Macroprudential banking regulation: Does one size fit all?
AbstractThe macroprudential regulatory framework of Basel III imposes the same capital and liquidity requirements on all banks around the world to ensure global competitiveness of banks. Using an agent-based model of the financial system, we find that this is not a robust framework to achieve (inter)national financial stability, because efficient regulation has to embrace the economic structure and behaviour of financial market participants, which differ from country to country. Market-based financial systems do not profit from capital and liquidity regulations, but from a ban on proprietary trading (Volcker rule). In homogeneous or bank-based financial systems, the most effective regulatory policy to ensure financial stability depends on the stability measure used. Irrespective of financial system architecture, direct restrictions of banksâ investment portfolios are more effective than indirect restrictions through capital, leverage and liquidity regulations. --
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Bibliographic InfoPaper provided by University of Rostock, Institute of Economics in its series Thuenen-Series of Applied Economic Theory with number 124.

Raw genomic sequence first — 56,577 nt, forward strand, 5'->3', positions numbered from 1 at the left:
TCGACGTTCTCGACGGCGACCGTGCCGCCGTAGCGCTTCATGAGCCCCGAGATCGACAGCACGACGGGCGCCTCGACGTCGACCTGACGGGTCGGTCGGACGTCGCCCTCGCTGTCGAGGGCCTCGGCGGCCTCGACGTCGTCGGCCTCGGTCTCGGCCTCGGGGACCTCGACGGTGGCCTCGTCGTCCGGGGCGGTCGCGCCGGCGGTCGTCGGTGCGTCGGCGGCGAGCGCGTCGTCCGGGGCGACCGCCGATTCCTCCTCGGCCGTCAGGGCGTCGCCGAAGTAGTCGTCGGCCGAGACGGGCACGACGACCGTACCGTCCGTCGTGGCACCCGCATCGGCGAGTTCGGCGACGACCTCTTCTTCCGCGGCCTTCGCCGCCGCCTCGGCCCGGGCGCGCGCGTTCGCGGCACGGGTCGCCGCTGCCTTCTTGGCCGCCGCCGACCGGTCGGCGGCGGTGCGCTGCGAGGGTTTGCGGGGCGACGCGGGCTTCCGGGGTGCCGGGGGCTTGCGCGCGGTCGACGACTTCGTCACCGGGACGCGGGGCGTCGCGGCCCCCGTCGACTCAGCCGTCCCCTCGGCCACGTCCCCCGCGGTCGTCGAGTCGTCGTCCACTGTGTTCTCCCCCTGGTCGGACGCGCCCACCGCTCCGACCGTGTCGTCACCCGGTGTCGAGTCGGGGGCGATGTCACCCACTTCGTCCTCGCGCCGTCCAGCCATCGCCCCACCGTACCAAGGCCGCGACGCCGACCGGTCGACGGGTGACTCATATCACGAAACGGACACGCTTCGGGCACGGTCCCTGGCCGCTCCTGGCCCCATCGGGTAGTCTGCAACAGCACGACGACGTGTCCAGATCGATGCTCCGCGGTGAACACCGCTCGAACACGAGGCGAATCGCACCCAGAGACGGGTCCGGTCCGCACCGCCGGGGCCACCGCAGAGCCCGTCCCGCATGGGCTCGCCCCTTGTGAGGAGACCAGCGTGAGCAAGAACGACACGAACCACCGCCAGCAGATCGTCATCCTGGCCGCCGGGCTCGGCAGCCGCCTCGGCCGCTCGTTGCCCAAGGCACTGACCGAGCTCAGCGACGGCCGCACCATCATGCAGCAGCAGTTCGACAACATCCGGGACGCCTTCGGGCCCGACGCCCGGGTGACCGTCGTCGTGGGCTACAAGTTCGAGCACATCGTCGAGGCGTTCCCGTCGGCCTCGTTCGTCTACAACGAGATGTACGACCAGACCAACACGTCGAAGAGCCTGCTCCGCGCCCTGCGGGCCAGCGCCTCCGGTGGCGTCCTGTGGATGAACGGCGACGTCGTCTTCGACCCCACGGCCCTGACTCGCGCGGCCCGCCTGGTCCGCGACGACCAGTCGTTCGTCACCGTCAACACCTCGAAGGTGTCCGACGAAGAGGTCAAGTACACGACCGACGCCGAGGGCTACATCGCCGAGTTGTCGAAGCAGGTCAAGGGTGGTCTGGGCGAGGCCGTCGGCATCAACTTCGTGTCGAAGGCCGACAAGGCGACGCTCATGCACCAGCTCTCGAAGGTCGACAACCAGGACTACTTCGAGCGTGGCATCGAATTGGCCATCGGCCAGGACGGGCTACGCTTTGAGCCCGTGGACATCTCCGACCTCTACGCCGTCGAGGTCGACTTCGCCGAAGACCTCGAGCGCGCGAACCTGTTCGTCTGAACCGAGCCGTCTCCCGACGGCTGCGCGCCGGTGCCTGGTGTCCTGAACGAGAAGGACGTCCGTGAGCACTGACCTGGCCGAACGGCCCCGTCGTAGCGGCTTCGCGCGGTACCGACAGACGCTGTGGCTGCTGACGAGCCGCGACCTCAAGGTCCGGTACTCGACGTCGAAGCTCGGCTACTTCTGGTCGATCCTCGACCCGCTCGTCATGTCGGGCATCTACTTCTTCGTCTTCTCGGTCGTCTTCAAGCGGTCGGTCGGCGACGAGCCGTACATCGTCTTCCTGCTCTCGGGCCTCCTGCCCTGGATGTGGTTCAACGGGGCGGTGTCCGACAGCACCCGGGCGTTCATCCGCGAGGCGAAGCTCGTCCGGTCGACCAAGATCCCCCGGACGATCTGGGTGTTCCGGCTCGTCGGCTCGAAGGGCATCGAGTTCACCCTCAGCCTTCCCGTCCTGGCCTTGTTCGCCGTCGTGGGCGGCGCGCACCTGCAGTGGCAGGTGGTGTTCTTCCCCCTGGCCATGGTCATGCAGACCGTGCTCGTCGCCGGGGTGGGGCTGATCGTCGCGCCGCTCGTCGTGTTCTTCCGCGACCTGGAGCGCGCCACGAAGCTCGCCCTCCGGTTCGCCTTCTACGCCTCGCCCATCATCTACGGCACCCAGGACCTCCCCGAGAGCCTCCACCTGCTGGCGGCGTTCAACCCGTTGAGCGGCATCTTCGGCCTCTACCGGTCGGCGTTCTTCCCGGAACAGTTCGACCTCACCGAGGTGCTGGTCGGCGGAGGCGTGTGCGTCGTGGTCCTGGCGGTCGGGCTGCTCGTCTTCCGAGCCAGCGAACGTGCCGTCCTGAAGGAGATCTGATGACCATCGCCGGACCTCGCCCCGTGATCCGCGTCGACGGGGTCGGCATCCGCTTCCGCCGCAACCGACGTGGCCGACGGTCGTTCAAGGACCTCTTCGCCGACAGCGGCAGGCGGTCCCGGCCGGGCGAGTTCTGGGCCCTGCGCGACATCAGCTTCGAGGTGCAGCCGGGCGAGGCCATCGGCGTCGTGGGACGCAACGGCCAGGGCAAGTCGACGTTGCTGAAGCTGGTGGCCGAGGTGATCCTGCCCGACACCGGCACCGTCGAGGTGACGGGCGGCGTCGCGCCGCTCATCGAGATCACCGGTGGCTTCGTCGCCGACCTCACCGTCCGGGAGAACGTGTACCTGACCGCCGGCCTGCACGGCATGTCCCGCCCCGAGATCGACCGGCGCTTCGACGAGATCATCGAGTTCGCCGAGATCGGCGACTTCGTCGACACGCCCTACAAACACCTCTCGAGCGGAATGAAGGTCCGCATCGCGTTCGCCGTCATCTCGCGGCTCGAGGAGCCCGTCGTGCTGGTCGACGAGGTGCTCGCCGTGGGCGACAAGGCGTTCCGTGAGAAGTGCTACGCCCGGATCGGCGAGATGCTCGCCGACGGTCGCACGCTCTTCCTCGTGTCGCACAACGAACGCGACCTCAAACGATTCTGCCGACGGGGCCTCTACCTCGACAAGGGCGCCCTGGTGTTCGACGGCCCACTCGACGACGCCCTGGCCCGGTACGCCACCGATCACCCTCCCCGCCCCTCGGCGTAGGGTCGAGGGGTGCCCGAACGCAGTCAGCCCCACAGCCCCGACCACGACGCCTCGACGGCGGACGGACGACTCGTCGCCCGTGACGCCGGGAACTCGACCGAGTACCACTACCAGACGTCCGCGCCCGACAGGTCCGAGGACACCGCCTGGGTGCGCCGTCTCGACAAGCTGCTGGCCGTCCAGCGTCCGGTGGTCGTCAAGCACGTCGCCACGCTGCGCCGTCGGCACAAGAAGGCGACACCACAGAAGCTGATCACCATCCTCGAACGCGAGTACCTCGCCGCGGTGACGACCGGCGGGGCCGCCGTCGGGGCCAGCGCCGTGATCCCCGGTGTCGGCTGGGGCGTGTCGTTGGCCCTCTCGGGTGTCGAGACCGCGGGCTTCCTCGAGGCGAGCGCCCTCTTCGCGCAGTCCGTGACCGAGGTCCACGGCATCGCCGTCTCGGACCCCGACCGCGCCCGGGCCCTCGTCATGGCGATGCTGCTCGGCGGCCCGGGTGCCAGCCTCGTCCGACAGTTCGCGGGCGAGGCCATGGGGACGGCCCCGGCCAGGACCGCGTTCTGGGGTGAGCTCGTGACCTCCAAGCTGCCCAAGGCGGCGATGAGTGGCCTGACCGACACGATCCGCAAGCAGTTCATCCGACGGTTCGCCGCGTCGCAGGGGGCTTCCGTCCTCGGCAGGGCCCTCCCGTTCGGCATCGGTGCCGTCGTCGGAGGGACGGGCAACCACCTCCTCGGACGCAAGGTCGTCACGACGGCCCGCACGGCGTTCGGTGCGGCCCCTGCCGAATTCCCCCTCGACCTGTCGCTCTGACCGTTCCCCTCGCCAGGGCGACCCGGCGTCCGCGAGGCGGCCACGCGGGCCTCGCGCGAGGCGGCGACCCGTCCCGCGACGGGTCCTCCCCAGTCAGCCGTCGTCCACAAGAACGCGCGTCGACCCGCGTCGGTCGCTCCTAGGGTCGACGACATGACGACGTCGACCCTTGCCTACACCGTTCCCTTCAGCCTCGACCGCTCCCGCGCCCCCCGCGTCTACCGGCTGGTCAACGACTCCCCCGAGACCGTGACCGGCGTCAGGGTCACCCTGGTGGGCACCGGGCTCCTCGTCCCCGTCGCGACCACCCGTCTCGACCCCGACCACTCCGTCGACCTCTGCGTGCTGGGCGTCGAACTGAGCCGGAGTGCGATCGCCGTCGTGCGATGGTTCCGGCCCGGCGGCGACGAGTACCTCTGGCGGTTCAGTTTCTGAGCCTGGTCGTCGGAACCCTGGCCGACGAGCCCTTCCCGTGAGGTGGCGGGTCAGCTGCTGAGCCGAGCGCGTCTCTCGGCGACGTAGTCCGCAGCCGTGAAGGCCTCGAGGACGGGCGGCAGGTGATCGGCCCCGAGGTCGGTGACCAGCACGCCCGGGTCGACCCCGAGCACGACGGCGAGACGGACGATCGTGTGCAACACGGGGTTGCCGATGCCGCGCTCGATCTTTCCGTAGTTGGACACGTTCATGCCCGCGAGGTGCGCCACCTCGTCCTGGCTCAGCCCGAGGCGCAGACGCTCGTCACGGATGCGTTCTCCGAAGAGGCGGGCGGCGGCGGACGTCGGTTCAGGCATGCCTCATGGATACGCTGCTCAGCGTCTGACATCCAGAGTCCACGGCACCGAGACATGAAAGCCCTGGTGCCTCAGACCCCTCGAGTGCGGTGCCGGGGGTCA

Date of creation: 2012
Date of revision:
financial stability; systemic risk; financial system; banking regulation; agent-based model;
Find related papers by JEL classification:
- C63 - Mathematical and Quantitative Methods - - Mathematical Methods; Programming Models; Mathematical and Simulation Modeling - - - Computational Techniques
- G01 - Financial Economics - - General - - - Financial Crises
- G11 - Financial Economics - - General Financial Markets - - - Portfolio Choice; Investment Decisions
- G21 - Financial Economics - - Financial Institutions and Services - - - Banks; Other Depository Institutions; Micro Finance Institutions; Mortgages
- G28 - Financial Economics - - Financial Institutions and Services - - - Government Policy and Regulation
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